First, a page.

Which Toothbrush Is Right for Your Child?
By Dr. Nicole Stoker
From Reno Moms Blog
The market is flooded with different toothbrushes, so as a parent, how do we know which one is best for our child? Each toothbrush out there claims to clean better than the rest.
Manual toothbrushes are the most popular type of toothbrush for children because they are reliable, and come in many colors, shapes and designs that many kids find appealing. My kids love when I bring them home a toothbrush with their favorite character on it. Manual toothbrushes also come in many sizes and therefore, you can find the brush appropriately sized for your child. The box will have an age range, and it is important to use the correct size for your child’s age as it will allow you to move the brush around their mouth more effectively. When picking out a toothbrush, it is important to always choose one with soft bristles. Soft bristles are flexible and can clean around all surfaces of the teeth better. They also are more gentle on the gums and surrounding soft tissue. Manual toothbrushes are much more affordable than an electric toothbrush. They, however, require dexterity. A child must be able to move the bristles in a circular motion, angled towards the gums to remove plaque effectively.
Electric toothbrushes can be a great tool for children ages 7 or 8 and up, as they are starting to learn to brush on their own. As an aside, children should be assisted with brushing until they are able to tie their own shoes. Most electric toothbrushes also feature a timer which can help ensure children brush for the recommended two minutes per session. The timer usually will break the session into four beeps which is to signal when to move to the next quadrant of the mouth. Additionally, many have pressure sensors that help kids limit how hard they are brushing to prevent damaging their gums. Electric toothbrushes also come with age ranges. For example, the Philips Sonicare for kids comes with the smaller head size and stickers to decorate your brush. The newest model can also connect to Bluetooth with free apps that reward children for brushing well. Younger children can use an electric toothbrush if the toothbrush head is the appropriate size, but we cannot assume the brush is doing all the work for them. They will still need assistance. Some children find an electric toothbrush to be overwhelming with all of the vibrations. However, many of the toothbrushes have an option where you can adjust the movement of the bristles. Electric toothbrushes can be very helpful for children or adults with special needs. An electric toothbrush is also very helpful for cleaning around braces.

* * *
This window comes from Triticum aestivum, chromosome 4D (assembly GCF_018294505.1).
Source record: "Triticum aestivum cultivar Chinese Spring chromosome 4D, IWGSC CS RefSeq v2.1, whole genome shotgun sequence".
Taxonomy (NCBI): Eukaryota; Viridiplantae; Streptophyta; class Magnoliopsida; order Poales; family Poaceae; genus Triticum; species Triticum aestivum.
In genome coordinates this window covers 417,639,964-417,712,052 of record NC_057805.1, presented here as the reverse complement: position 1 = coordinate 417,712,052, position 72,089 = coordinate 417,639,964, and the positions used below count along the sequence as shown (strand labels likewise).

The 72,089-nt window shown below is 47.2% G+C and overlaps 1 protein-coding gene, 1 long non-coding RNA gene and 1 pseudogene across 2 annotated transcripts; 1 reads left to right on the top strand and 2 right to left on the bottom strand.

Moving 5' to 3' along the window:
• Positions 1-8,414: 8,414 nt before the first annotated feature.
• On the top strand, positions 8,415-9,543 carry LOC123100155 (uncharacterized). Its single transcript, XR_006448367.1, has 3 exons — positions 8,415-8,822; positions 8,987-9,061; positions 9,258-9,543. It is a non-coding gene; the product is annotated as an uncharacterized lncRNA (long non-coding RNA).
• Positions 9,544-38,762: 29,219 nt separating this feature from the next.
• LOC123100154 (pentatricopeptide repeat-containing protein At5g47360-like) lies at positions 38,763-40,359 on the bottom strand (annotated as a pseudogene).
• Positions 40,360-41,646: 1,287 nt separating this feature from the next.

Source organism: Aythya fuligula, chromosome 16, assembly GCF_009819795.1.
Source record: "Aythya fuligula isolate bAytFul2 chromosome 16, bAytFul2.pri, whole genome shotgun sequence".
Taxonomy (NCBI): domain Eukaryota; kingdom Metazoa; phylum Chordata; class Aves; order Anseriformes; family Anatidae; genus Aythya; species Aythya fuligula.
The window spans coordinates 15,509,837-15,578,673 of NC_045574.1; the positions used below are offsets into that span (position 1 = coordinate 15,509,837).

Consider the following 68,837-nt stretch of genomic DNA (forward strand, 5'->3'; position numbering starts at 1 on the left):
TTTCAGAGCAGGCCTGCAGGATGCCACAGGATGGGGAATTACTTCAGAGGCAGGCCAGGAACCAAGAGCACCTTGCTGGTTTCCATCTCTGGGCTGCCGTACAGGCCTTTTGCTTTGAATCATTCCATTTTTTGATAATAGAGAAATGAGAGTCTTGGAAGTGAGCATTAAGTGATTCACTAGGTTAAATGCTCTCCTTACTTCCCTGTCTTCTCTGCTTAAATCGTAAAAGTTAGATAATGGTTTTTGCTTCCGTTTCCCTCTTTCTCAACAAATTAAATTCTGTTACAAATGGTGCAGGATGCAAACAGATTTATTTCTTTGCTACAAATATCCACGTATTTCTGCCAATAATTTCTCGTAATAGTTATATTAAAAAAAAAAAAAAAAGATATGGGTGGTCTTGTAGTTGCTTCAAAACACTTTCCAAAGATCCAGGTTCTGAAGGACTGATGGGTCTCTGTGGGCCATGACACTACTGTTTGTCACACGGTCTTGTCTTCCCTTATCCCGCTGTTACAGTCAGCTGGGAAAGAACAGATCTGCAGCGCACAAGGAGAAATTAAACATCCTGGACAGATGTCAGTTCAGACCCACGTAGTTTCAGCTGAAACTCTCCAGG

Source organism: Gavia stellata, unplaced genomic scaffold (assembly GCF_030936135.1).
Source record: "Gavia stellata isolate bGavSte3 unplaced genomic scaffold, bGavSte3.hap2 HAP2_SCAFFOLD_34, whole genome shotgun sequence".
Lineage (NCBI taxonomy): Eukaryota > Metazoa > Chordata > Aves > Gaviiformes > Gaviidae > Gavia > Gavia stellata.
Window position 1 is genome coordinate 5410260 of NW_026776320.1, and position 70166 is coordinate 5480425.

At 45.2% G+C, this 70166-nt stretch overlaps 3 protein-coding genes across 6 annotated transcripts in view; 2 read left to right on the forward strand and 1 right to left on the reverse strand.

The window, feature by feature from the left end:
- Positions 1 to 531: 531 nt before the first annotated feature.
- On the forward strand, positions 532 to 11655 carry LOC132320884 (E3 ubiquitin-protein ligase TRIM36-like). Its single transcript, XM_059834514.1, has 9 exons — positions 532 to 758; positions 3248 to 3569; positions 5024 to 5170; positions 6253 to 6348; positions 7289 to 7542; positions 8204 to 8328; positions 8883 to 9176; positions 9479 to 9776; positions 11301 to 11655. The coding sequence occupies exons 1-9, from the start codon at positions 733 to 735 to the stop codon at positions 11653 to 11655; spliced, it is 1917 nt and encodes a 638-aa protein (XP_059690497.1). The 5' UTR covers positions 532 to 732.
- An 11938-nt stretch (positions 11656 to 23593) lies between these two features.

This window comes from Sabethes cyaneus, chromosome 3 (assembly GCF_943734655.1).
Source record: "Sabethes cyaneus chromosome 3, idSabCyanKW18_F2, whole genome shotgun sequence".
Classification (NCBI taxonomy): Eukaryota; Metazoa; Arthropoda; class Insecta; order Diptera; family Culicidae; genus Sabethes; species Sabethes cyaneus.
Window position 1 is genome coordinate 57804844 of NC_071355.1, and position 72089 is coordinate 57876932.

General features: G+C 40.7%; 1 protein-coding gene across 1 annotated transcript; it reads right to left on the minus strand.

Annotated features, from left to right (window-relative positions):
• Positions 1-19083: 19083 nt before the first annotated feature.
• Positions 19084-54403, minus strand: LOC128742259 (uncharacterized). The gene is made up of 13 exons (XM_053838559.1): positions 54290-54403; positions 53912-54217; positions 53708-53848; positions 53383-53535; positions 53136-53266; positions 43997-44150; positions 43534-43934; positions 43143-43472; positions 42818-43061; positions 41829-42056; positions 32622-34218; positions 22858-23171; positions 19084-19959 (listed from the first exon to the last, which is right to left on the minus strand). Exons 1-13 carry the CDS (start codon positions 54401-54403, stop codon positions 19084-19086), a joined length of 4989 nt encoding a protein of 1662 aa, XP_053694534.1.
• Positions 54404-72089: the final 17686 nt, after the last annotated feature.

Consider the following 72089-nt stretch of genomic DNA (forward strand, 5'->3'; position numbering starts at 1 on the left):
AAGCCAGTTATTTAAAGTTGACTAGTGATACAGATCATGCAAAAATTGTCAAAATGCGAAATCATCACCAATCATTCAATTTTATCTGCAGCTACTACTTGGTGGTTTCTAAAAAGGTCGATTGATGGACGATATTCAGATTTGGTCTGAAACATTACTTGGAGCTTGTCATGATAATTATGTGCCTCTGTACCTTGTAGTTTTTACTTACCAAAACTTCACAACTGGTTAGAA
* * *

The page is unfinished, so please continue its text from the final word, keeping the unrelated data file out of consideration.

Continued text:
So which is best? A recent research article gave electric toothbrushes the slight edge in their ability to remove plaque and therefore prevent cavities and gingivitis. However, you can see there are pros and cons to each. A manual toothbrush, when used properly, can most definitely remove plaque. “When used properly” is the key phrase. An electric toothbrush can help move the bristles in the correct motion and remove that obstacle; then the child only needs to focus on getting the brush to the right places in the mouth. The best toothbrush is the one that the child will use. If a manual Elsa and Anna toothbrush is the chosen brush or an oscillating electric toothbrush just make sure your child is brushing twice a day for two minutes using a fluoridated toothpaste. Any toothbrush you chose should carry the ADA Seal of Acceptance, which ensures the brush has been tested by a team of oral healthcare experts.
Dr. Stoker is a pediatric dentist for The Smile Shop and is a mother of two.